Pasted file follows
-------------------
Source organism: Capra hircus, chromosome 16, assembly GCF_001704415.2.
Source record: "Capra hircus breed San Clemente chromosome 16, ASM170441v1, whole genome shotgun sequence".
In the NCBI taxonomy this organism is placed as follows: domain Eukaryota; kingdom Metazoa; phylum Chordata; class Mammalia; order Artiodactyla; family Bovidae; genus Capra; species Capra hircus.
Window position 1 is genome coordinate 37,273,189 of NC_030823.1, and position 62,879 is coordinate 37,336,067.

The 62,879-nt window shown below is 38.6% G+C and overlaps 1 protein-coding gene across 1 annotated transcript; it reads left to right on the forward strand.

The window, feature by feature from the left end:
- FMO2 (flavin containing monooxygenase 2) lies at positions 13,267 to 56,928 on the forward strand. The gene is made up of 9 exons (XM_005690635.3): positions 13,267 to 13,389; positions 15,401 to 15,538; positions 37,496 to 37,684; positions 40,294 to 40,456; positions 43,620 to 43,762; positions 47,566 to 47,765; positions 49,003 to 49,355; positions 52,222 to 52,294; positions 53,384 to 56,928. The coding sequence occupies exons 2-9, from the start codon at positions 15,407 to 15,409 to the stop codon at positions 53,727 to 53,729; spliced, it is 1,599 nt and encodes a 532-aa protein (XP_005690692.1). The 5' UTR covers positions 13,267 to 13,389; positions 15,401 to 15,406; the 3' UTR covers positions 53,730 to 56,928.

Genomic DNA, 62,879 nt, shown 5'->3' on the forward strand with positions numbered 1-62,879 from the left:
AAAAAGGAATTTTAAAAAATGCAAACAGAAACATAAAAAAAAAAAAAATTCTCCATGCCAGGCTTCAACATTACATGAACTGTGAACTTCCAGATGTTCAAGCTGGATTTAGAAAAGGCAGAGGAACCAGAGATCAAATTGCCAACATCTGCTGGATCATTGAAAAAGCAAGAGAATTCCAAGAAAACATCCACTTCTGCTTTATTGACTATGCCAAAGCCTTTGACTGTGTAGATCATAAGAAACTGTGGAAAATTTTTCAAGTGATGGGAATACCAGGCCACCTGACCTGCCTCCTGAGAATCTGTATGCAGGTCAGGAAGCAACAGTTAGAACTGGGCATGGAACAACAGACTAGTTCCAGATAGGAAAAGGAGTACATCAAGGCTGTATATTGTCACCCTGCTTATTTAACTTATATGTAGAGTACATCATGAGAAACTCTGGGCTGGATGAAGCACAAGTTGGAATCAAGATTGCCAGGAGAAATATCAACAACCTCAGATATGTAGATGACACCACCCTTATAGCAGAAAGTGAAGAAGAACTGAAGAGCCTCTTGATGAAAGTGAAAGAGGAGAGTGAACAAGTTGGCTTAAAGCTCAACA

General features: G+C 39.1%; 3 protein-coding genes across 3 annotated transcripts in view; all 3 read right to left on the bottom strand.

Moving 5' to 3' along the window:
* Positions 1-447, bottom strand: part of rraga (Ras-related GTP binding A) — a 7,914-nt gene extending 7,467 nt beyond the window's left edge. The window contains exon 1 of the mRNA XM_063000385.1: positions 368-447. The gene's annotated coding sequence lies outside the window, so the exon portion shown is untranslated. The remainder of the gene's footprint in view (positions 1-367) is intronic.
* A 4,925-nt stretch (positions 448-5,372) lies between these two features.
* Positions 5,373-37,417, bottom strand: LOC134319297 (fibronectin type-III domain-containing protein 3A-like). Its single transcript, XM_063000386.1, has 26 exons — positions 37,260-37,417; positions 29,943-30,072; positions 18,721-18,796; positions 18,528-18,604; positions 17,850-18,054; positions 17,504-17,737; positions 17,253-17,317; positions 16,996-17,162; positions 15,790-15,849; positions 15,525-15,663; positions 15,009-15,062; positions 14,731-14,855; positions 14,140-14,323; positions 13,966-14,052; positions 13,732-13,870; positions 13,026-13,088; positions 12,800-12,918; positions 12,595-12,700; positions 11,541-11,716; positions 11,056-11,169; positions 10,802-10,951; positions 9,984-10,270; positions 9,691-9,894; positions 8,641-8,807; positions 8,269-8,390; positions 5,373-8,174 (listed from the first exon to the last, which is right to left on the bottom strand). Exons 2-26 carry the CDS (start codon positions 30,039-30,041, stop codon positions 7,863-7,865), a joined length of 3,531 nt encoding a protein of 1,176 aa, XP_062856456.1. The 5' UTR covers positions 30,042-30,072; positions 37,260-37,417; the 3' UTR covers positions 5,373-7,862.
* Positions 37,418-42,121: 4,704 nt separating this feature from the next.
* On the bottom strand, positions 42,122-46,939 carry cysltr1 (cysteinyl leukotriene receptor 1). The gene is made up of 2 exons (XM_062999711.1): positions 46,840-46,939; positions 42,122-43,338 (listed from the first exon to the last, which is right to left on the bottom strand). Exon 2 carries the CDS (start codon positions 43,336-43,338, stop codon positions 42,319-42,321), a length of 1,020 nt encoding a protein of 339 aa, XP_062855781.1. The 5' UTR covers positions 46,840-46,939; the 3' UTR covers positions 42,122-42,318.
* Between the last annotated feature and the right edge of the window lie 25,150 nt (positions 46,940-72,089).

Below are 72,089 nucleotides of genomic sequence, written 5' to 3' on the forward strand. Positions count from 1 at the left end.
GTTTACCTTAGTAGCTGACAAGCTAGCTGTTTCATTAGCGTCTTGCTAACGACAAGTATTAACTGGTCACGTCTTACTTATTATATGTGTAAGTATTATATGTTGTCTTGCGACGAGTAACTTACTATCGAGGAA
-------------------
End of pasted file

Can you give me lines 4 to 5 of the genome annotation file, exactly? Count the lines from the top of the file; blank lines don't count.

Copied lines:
Window position 1 is genome coordinate 37,273,189 of NC_030823.1, and position 62,879 is coordinate 37,336,067.

The 62,879-nt window shown below is 38.6% G+C and overlaps 1 protein-coding gene across 1 annotated transcript; it reads left to right on the forward strand.